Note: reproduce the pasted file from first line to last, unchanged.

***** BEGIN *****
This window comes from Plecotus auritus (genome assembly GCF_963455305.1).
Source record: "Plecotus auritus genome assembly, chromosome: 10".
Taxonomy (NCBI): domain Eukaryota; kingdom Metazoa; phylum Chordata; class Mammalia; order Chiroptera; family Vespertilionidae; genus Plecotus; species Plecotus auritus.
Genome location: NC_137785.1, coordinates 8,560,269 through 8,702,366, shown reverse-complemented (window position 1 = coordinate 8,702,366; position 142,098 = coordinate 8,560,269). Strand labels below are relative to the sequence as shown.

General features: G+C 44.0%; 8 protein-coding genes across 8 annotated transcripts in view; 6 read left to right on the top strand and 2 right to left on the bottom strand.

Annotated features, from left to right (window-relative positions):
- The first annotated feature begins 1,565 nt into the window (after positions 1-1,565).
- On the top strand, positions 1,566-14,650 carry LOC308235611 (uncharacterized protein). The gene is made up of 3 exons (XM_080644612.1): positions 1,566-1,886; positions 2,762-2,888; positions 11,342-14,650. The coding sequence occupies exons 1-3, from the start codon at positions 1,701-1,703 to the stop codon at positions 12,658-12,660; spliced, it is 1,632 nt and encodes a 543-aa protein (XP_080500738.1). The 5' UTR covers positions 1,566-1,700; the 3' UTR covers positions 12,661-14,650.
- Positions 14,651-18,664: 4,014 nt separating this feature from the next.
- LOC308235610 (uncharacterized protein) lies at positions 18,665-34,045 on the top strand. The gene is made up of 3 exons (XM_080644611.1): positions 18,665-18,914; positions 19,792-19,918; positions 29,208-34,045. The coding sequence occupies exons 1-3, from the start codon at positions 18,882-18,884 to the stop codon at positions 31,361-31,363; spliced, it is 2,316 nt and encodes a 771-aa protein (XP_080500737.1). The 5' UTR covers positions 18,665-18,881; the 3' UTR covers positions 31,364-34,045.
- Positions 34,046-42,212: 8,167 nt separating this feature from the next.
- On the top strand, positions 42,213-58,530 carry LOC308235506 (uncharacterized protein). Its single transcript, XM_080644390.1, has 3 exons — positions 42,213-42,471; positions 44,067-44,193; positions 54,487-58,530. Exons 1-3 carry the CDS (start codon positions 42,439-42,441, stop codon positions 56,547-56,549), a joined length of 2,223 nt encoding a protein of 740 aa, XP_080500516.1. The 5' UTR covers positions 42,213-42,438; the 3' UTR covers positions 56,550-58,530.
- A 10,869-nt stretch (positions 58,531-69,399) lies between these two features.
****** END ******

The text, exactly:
This window comes from Plecotus auritus (genome assembly GCF_963455305.1).
Source record: "Plecotus auritus genome assembly, chromosome: 10".
Taxonomy (NCBI): domain Eukaryota; kingdom Metazoa; phylum Chordata; class Mammalia; order Chiroptera; family Vespertilionidae; genus Plecotus; species Plecotus auritus.
Genome location: NC_137785.1, coordinates 8,560,269 through 8,702,366, shown reverse-complemented (window position 1 = coordinate 8,702,366; position 142,098 = coordinate 8,560,269). Strand labels below are relative to the sequence as shown.

General features: G+C 44.0%; 8 protein-coding genes across 8 annotated transcripts in view; 6 read left to right on the top strand and 2 right to left on the bottom strand.

Annotated features, from left to right (window-relative positions):
- The first annotated feature begins 1,565 nt into the window (after positions 1-1,565).
- On the top strand, positions 1,566-14,650 carry LOC308235611 (uncharacterized protein). The gene is made up of 3 exons (XM_080644612.1): positions 1,566-1,886; positions 2,762-2,888; positions 11,342-14,650. The coding sequence occupies exons 1-3, from the start codon at positions 1,701-1,703 to the stop codon at positions 12,658-12,660; spliced, it is 1,632 nt and encodes a 543-aa protein (XP_080500738.1). The 5' UTR covers positions 1,566-1,700; the 3' UTR covers positions 12,661-14,650.
- Positions 14,651-18,664: 4,014 nt separating this feature from the next.
- LOC308235610 (uncharacterized protein) lies at positions 18,665-34,045 on the top strand. The gene is made up of 3 exons (XM_080644611.1): positions 18,665-18,914; positions 19,792-19,918; positions 29,208-34,045. The coding sequence occupies exons 1-3, from the start codon at positions 18,882-18,884 to the stop codon at positions 31,361-31,363; spliced, it is 2,316 nt and encodes a 771-aa protein (XP_080500737.1). The 5' UTR covers positions 18,665-18,881; the 3' UTR covers positions 31,364-34,045.
- Positions 34,046-42,212: 8,167 nt separating this feature from the next.
- On the top strand, positions 42,213-58,530 carry LOC308235506 (uncharacterized protein). Its single transcript, XM_080644390.1, has 3 exons — positions 42,213-42,471; positions 44,067-44,193; positions 54,487-58,530. Exons 1-3 carry the CDS (start codon positions 42,439-42,441, stop codon positions 56,547-56,549), a joined length of 2,223 nt encoding a protein of 740 aa, XP_080500516.1. The 5' UTR covers positions 42,213-42,438; the 3' UTR covers positions 56,550-58,530.
- A 10,869-nt stretch (positions 58,531-69,399) lies between these two features.